Ever wanted custom wooden cabinet knobs or pulls for your project but couldn’t find exactly what you wanted? Well Rockler has some new turning kits that let you turn you own knobs and pulls on the lathe that will open up your options. You can pair any species of wood with the nickel turning kits and come up with a totally custom knob or pull that matches your piece perfectly. I’m a novice woodturner (I’ve only made a few projects on my lathe) and I was able to use my mini-lathe to turn some walnut handles and knobs pretty easily. The possibilities are almost endless when you think about all the different wood species and profiles you could use to make your custom hardware.
These knobs and pulls will be used in an upcoming sideboard build and I can’t wait to show you how they look installed. Today I’m going to walk you through the process of making the door knobs and I’ll be back shortly with how to make the drawer pulls.
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About the Turning Kits
First let me show you what the kits look like. There are two options in the knob kits; a traditional style and a modern style. The knob kits come with a base, a cap and a machine screw to hold everything together. You need a special mandrel to turn the knobs, and I’ll cover that later.
The traditional is a little more ornate with some curves.
And the modern is all about straight and clean lines.
I’ll walk you through turning the knobs today then show you the pulls in another post.
Preparing the Knob Blank
Making the knobs on the lathe is very similar to other small parts work with the exception that the knob has a through hole in it. This actually makes it a little easier since you have support from the tailstock for much of the way.
Start off by selecting and sizing the turning blank. I used an offcut of walnut from the top of my sideboard project, which is great because I will have a perfect match since it’s from the same piece of wood.
I looked at some other knobs I had laying around that I liked and wanted to mimic their style. So I got some rough dimensions from the knobs and made modifications as I saw fit. Here is the one I was looking at.
I decided I wanted the knobs to be about 1-1/8″ in diameter (because 1″ would just be too normal). So I sized the blanks slightly larger at 1-3/8″ square and 2″ long. The metal base is 1/4″ tall, so the actual turning will only be ~3/4″ when cut to size.
Use a center finder and mark the center of your turning blank.
Take the blank to the drill press and drill a 15/64″ hole through the center you just marked. Backup the blank with some scrap to prevent blowout.
The turning blank is mounted on a special mandrel which is later locked into a Jacobs chuck for turning. The mandrel has 1/4″-20 threads on it for seating to the blank.
To seat the mandrel squarely in the blank, install it into your drill press and screw it into the blank by hand. Make sure your drill press is off/unplugged.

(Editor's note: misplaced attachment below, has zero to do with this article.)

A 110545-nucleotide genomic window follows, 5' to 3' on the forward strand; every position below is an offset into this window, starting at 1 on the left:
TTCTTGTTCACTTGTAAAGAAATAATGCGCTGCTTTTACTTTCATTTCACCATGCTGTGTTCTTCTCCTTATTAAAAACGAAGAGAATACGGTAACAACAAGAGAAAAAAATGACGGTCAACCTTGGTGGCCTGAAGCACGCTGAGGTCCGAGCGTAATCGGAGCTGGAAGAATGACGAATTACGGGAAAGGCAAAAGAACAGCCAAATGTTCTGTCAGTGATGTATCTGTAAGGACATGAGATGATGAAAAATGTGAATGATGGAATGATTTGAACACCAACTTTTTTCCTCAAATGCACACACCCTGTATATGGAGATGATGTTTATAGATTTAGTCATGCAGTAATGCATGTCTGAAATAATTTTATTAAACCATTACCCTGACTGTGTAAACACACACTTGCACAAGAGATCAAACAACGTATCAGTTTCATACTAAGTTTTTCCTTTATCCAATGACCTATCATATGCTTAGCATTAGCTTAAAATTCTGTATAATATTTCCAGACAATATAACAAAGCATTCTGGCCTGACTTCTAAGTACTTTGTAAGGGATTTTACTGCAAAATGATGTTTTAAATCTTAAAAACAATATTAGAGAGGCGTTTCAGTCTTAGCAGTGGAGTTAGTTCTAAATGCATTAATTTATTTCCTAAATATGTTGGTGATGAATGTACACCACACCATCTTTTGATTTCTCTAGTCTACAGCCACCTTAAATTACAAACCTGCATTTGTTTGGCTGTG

Before I started in on the lathe, I knocked the corners off the walnut piece on the bandsaw. This just makes the turning a little faster and reduces wear on your turning tools.
Turning the Knob
You’re now ready to mount the mandrel and turn the knob. Install a Jacobs chuck in the headstock of your lathe and a live center in the tailstock. (I talk more about these in my first lathe post if you want to read more about them). Mount the mandrel in the Jacobs chuck and set the tailstock in place.
I use the Rockler carbide turning tools for my turning and they are such a breeze to work with. No “riding the bevel”, just present the tool perpendicular to the blank and go to town. I roughed out the blank to a cylinder with the square radius tool. I’ve found it to be a little more forgiving and easier to use than the square tool.
Now it’s time to get creative. Go with whatever shape your little heart desires and add all the details you want. I was going for clean and simple (read fast and easy) so I turned the stem down to just over 1/2″ and roughed out the shape of the knob with the square radius tool and diamond tool.
Here is a quick tip, use a box wrench to gauge the size of your blank as you are turning. I grabbed a 1/2″ wrench and kept fitting it until it just slid over the stem.
Next back off the live center and tailstock so you can turn the top of the knob. I brought the knob to final shape using the diamond and round finishing tools.
To smooth out the knob sand in grit order of 150, 240, 320, 400, 600. I installed Rockler’s new Dust Right Lathe Dust Collection boom arm before sanding. It hooks right onto the bed and you can position it right where you need it. It did an excellent job of sucking up all the dust.
Next apply your finish. I used General Finishes Wood Turner’s Finish and sanded between coats with 1500 grit. I applied 5 or 6 coats.
Finally, I parted the knob off 3/4″ back from the tip with a 1/16″ parting tool.
Assembly and Install
Assembling the knob is very easy. Insert the cap into the tip of the knob and then stack the knob on top of the base. Drill mounting holes in your drawer or door and run the machine screw through from the back and into the knob and cap. You may need to use a longer or shorter machine screw based upon your material.
Now you can enjoy your custom wooden cabinet knobs on your project! Stay tuned for my post on turning the drawer pulls coming soon.
Rockler provided me with product and/or monetary compensation as a sponsor of this build. All opinions are my own and are not filtered by the sponsor.